Creating the ‘write’ environment

One of the complaints I often hear from clients is they find it hard to create the right environment and atmosphere to write.

I’ve been doing story coaching with a writer who is set to release her memoir based on her journals. She needs to finish the book so she could move on to other past due projects. Yet she was finding it hard to sit down and work through the edits sent by the editor. When asked why, she said that she felt that her environment was not one that she could be productive in.

After a talk over some coffee, we were able to get to the root of the problem. My writer client confessed that her partner was not supportive of her writing. She said that he became uneasy each time she picked up her tablet or went into her writing room. She also felt he became angry every time she powered up her computer to work on her book. She also thought he’d had been doing things to sabotage her creative process.

This inspired me to write this post. I want you to meet with your writing because it’s important. I’ve put together a few ideas for creating a supportive environment. You don’t have to be writing a book like my client is to appreciate this post. Anyone who values words and story, who feels at home with pen in hand and thoughts flowing from head and heart to paper will appreciate the tips below.

Write. Write what weighs on your heart, what inspires you, what troubles you, write the story within. Many times we procrastinate and self-sabotage. We do everything but write. This may be so for many reasons. Sometimes, depending on what’s happening with me, I don’t want to ‘go there’. Putting it on paper makes it so real. And there will be times when you’re not quite ready to address what you’re dealing with. That’s fine. Do it when you’re ready.

Some people overthink the writing process.  Writing is simple as putting pen to paper, fingers on keyboards and unleashing the thoughts, emotions and ideas within. You don’t have to have survived abuse, a near fatal accident or something ‘grand’ to tell your story. Your story matters, if only to you. Too often we question our stories, we make light of them. We deem them unnecessary, not worth sharing, recording and investigating. Don’t make it harder than it needs to be. Don’t blame it on writers’ block or lack of inspiration. Our lives are made up of a collection of stories – mundane, exciting and somewhere in between. Tell those stories and when you do, don’t be surprised that they move you to write other stories that come easier.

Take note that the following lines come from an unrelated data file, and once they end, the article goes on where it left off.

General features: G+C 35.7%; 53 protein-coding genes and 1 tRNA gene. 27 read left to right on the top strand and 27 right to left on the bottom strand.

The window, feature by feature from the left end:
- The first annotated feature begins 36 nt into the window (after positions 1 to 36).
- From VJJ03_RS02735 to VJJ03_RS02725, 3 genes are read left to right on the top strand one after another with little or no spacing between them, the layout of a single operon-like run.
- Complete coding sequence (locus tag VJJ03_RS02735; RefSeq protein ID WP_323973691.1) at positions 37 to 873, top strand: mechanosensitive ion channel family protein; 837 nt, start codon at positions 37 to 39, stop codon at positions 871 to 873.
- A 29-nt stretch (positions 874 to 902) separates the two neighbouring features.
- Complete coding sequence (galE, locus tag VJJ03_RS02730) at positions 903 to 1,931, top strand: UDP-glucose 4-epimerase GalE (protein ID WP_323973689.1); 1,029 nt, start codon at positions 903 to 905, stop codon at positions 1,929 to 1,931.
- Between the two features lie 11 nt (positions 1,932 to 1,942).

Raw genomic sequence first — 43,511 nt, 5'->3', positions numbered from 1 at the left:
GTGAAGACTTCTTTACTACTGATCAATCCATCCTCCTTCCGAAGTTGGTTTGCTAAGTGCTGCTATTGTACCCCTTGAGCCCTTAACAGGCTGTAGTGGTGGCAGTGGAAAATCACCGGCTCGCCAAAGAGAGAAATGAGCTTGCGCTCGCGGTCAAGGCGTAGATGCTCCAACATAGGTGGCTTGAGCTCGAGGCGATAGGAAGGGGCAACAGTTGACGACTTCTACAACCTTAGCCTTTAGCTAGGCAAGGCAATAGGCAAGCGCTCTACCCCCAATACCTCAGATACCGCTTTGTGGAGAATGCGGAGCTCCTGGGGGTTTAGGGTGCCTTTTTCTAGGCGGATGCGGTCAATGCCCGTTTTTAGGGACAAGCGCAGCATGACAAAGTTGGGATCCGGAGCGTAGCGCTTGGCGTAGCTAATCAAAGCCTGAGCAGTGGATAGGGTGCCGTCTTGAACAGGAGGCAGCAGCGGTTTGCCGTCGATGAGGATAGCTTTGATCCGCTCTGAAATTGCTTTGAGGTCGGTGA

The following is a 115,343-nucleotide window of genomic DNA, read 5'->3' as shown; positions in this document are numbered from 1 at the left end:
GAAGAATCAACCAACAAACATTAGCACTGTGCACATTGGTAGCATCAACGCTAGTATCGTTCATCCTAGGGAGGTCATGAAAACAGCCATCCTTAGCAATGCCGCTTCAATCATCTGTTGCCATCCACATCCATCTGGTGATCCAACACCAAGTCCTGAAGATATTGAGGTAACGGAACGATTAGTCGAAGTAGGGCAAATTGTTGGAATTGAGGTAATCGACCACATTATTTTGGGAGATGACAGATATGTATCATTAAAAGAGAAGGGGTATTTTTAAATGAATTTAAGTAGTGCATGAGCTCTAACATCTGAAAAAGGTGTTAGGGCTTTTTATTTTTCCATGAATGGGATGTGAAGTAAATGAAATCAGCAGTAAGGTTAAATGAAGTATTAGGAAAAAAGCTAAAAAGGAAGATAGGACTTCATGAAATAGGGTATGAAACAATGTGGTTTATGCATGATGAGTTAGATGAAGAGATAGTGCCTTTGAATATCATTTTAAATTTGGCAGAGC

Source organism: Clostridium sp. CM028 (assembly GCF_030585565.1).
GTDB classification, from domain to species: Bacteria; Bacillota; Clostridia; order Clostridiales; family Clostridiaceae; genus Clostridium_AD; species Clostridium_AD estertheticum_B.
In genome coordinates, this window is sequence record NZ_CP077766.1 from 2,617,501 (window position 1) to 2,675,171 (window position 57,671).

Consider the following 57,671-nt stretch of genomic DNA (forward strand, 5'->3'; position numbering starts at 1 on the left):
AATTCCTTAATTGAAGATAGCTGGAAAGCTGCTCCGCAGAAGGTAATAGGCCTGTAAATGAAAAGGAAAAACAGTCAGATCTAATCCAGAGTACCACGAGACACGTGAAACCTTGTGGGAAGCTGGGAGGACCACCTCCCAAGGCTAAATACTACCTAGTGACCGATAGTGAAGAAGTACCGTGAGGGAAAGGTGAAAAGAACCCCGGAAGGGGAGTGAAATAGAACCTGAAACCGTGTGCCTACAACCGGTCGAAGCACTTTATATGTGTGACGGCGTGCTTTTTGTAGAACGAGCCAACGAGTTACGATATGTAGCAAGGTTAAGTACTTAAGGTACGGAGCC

Research and refine a routine that works for you. I’m working on a book 🙂 And I’d love to get up each morning and write 1,000 words before breakfast and before I do client work. But that rarely happens. It’s all well and good to have plans and schedules when it comes to writing time, but practicality must rule. If you’re not an early riser, don’t force yourself to get up early to write. Chances are, you’re not going to enjoy the process or get much out of it. Similarly, why set a writing schedule during the hours when your energy may be low or you have other things or people competing for your attention? Find the time and the space that supports you best and stick with it, refining along the way, as and if needed. My personal preference is to write first thing in the morning or when I’m already tucked into bed, just before I take the lights out.

Talk to those who put a demand on your time and energy. Have an open discussion with those you share a living space with. We often need the support of the people we live and share our lives with when we are committed to something. There’s so much benefit from developing a journaling practice. Talk to the people you live with and let them understand what you are tying to do. Let them know how they can support by giving you space and time to work on your writing. Let your spouse or partner know that your writing is important to you. Share with him that the time your’e working on your writing or you’re journaling is not the best time to discuss bills, child care or share some office and neighborhood gossip. Just as you respect their time when they are on the job, you need to convey that your writing is as equally important. You may need to repeat it often and enforce it by ignoring all attempts to distract you. You can put a ‘no disturb sign on the door’, refuse to take calls during your writing time, etc.

If you feel you are not getting the support as in the case of my client, you need to find ways to communicate this. It may be an uncomfortable conversation to have, but it needs to be done. Don’t make excuses. Make opportunities to meet with your words. Your writing is important to you. Treat it as the other important things in your life.


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